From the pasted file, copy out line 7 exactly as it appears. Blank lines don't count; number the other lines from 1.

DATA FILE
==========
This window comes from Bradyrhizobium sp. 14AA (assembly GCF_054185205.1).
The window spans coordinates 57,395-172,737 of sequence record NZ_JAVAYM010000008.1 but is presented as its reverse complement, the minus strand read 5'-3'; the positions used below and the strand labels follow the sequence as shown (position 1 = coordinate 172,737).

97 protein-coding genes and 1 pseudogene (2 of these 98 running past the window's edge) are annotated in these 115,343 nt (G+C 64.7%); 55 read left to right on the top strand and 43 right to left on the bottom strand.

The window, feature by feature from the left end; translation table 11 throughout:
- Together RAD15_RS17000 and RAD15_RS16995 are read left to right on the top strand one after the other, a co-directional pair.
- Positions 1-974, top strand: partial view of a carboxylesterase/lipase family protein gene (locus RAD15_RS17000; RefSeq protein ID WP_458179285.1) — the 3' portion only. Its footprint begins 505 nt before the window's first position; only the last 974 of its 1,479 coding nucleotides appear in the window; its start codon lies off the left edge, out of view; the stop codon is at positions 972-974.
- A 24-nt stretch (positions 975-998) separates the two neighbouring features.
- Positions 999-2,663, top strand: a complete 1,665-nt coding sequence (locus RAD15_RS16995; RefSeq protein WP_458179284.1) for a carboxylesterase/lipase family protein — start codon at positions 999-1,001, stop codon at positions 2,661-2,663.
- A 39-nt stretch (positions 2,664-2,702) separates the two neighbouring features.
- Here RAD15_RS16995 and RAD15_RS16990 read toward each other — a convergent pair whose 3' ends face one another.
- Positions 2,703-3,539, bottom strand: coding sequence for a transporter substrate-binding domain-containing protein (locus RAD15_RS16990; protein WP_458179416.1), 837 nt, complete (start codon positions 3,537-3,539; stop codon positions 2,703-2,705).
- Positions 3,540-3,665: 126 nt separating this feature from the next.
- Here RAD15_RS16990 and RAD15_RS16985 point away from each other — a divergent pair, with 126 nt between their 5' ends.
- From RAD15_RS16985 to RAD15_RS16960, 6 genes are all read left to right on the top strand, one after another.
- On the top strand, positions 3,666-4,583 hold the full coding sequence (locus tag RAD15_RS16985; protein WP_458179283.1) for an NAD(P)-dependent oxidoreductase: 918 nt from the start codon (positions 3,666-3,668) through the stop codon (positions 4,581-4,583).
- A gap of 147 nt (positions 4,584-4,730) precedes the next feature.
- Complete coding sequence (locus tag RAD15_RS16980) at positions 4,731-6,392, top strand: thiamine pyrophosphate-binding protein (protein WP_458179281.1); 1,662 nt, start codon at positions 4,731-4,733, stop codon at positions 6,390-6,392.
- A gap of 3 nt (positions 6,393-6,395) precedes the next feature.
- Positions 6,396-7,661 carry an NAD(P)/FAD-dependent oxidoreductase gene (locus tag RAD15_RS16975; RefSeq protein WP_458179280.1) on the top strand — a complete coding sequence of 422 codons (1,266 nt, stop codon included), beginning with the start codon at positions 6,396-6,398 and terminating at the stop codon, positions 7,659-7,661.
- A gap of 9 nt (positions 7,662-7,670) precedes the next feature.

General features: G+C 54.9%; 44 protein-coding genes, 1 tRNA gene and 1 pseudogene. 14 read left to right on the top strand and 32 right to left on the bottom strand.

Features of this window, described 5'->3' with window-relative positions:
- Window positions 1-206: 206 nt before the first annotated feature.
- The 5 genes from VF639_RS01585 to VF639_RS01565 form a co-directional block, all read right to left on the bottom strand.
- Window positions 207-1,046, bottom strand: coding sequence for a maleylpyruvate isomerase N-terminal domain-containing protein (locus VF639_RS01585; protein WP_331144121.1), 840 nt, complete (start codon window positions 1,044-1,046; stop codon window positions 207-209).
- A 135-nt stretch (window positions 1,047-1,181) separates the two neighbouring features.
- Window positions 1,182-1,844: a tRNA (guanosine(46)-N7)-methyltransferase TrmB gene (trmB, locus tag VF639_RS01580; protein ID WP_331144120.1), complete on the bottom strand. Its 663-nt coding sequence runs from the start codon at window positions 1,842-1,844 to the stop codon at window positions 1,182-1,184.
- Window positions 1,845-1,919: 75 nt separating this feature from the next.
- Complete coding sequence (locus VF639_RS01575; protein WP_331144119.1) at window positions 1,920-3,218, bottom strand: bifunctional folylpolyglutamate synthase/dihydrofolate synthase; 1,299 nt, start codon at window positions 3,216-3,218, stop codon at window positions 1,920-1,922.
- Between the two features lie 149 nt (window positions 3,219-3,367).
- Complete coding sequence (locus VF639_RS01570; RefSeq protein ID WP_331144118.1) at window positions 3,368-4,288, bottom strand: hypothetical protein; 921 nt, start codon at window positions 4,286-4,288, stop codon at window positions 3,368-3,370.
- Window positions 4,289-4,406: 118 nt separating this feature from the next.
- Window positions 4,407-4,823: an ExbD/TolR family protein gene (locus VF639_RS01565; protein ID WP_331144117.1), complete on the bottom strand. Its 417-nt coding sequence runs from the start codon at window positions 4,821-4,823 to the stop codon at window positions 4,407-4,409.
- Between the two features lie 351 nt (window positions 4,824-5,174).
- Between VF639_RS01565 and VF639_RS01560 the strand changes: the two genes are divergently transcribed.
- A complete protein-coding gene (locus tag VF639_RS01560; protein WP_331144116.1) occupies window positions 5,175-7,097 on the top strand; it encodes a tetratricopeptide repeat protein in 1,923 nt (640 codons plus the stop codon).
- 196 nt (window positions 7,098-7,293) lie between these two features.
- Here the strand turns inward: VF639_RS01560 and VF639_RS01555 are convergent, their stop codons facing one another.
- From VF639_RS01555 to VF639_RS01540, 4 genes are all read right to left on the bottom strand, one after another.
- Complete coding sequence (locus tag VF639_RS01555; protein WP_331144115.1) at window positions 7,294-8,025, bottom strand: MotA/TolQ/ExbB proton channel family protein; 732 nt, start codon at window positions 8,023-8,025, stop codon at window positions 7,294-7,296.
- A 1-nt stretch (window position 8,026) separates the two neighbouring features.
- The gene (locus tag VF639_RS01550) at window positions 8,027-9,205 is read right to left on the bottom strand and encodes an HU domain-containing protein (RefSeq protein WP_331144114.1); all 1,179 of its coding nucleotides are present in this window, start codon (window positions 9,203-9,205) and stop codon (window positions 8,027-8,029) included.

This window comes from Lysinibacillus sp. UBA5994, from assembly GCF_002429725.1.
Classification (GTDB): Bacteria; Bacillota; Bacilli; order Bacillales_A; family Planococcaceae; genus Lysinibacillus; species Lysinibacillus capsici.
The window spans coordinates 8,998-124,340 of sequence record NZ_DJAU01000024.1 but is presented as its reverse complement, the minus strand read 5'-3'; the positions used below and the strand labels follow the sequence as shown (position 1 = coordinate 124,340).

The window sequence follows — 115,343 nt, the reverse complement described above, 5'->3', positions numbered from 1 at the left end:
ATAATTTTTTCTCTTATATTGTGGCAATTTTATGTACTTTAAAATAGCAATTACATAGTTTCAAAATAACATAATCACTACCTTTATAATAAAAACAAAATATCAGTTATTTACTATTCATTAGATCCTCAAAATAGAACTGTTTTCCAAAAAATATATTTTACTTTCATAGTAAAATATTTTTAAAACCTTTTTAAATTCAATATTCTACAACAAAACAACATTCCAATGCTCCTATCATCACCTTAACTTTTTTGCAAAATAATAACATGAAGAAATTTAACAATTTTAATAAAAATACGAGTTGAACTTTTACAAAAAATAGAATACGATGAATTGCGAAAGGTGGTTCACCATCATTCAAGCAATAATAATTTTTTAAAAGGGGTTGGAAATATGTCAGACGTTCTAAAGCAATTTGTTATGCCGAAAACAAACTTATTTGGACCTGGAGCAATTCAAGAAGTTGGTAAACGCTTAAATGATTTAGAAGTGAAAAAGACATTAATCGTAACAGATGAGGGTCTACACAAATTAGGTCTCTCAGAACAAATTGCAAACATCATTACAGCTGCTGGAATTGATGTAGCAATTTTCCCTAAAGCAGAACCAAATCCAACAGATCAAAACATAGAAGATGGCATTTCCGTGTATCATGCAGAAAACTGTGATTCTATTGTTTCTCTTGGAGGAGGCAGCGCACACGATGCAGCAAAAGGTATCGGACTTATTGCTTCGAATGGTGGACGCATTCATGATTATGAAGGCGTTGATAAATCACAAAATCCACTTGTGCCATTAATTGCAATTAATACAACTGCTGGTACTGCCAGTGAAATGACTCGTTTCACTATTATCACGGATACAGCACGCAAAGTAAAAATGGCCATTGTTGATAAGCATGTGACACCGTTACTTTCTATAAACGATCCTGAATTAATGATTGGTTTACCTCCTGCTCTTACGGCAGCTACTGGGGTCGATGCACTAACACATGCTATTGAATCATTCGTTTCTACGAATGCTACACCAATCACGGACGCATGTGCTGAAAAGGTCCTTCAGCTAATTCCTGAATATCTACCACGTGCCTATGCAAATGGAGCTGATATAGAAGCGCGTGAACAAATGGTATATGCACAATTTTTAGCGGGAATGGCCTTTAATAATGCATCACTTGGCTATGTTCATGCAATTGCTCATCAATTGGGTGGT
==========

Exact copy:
- A 24-nt stretch (positions 975-998) separates the two neighbouring features.